As baptism in Presbyterian circles is usually infant baptism, conversion of people in such cases, if so it can be called, was the development of the grace already within them. Even in the case of those unbaptised, conversion may still be gradual rather than sudden, or there might be a process prior to conversion, which at times could be quite lengthy.
In one of his sermons on the parable of the sower he argued, “everything in providence is connected with everything in grace, and that from our very childhood we are either preparing ourselves for the reception or rejection of the preached gospel; a doctrine little thought of in these times, when the all-in-all of the Divine work is placed in conversion.” In other words, anyone’s path to their “reception or rejection” of the Gospel was a long one beginning in infancy, presumably whether baptised or not. Yet he was well aware that this idea “may seem to war with the popular theology at present reputed evangelical”. But in his comment “reception or rejection of the preached gospel” he did seem to regard each individual as experiencing a period or a moment when such “reception or rejection” takes place. And here “reception” presumably equals conversion. It should also be noted that Irving regarded some members of his congregation (not all) as his “spiritual sons”, thus converted through his ministry.
In one of his books he also seemed to link the sacraments with conversion. In it he criticised “the Methodism of Wesley and Whitefield”, which led to “the sacraments” being forgotten “in the work of conversion.” Presumably, in his view, the sacraments should lead to conversion. In addition, genuine doctrinal preaching had, he believed, given way “to quick and lively appeals to the present feelings of men, addresses to their interests, presentations to their love of pleasure, food to their appetite for excitement.” What he seems to have been negative about was not conversion, but what he thought of as some preachers’ hasty and over-emotional route to it.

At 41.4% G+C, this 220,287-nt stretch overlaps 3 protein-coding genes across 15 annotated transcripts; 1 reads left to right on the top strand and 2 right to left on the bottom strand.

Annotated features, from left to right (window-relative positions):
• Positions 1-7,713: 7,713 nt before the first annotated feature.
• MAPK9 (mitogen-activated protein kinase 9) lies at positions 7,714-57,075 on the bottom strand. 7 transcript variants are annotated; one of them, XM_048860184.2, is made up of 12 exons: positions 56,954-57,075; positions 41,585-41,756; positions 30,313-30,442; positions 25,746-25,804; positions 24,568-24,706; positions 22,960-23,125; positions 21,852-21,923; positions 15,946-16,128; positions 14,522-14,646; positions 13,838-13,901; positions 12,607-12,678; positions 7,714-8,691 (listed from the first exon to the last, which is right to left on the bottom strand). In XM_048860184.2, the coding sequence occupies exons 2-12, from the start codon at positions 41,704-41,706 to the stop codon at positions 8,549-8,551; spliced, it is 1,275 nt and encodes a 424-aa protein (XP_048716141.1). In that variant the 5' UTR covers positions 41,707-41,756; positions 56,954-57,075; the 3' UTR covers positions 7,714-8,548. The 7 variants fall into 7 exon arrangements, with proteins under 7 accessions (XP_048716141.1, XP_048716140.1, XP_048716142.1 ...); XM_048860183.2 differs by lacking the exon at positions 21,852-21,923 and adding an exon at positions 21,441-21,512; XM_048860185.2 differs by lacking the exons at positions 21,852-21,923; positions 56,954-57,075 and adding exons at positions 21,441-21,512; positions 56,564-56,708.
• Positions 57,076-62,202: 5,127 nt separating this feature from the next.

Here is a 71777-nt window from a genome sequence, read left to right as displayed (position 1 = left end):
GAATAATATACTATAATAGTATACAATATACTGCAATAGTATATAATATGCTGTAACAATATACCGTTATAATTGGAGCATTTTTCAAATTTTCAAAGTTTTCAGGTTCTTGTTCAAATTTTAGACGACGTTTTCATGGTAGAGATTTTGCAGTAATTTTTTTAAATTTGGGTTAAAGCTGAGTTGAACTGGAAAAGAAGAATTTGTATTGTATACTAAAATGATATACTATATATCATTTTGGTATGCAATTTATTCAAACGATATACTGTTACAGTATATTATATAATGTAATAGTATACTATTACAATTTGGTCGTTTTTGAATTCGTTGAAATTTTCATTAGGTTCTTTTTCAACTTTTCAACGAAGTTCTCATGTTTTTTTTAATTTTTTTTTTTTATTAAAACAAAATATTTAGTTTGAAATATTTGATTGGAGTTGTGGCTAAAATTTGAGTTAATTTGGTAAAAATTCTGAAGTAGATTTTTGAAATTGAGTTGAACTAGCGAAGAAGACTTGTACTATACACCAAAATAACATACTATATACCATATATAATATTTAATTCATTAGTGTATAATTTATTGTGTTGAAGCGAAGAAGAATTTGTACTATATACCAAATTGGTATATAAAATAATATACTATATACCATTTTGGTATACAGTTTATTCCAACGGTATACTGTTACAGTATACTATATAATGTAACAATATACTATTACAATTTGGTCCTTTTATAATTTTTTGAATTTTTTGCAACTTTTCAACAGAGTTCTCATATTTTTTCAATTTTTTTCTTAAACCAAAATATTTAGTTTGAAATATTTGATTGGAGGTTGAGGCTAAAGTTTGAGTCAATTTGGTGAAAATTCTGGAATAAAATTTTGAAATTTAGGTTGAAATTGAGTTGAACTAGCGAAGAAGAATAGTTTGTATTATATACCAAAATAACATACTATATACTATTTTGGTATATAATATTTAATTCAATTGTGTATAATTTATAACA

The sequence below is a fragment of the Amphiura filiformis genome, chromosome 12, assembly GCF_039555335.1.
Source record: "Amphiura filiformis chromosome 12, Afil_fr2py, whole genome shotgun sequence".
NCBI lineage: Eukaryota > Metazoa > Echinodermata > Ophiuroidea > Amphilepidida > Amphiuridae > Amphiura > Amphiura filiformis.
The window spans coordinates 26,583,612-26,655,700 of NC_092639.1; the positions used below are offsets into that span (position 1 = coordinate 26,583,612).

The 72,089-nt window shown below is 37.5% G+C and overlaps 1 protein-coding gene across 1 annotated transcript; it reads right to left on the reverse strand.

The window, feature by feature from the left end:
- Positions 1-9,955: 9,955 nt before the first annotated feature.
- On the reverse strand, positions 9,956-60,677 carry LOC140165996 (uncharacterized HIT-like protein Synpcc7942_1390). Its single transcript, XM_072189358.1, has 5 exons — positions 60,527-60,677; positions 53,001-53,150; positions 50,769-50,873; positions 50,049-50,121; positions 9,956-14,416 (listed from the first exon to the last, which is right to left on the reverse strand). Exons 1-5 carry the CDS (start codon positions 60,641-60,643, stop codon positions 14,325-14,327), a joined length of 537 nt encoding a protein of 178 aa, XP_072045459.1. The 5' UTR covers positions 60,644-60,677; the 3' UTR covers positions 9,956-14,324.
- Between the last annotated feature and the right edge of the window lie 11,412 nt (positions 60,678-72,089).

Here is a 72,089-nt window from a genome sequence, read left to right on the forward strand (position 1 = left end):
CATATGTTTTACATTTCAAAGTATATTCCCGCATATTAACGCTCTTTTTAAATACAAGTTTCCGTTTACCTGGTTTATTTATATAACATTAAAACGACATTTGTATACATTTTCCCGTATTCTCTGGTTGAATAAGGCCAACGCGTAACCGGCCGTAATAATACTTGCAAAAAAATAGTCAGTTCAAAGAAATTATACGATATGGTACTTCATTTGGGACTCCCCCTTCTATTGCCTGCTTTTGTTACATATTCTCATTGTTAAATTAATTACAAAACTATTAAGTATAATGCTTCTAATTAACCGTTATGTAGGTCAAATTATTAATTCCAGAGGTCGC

In 1823 he said that he regarded his role as a preacher was to “feed and edify” his flock “in holiness” and “to convert” the other members of his audience. In one of his sermons “On Prayer” he encouraged his listeners to take steps that might lead to “the conversion of our friends and family”. He continued, conversion is “that most important of all events in the life of man”. Thus he regarded conversion as not only necessary, but also that the process to it can be assisted by others, even the laity.
Some of his contemporaries thought that he was more evangelistic in his later ministry than he was when he first arrived in London. This might be partly confirmed by the fact that after his arrival in London, Irving went to hear an eminent preacher. Sitting next to him was a Congregational minister whom he did not know. After the service the Congregationalist and Irving spoke to each other about “the excellence of the sermon, and the gospel which it contained.” This, the Congregationalist added, was very different from the new minister at the Caledonian Chapel (Irving’s church) who “did not preach the gospel”. Irving responded “Does he not? Then he shall do it hereafter.” The Congregationalist had obviously not heard Irving preach, for if he had, he would have instantly recognised him and not made such a criticism to his face. Therefore, others must have told him about the perceived gap in Irving’s preaching.
Yet a number of his sermons on John the Baptist preached as early as 1823, so possibly soon after the just mentioned encounter, are distinctly evangelistic. Some of these addresses follow the time-honoured pattern of focusing on his listeners’ sin and guilt and then pointing to the answer in Christ. In the first of these sermons he very clearly urged his listeners to repent, for “repentance, with a view to the remission of sins through the blood of Christ” is “the beginning of a spiritual life”. In the seventh he challenged his hearers to “repent of your past rebellion … and accept His overtures of forgiveness”. The call to repentance is also found in other sermons in this series.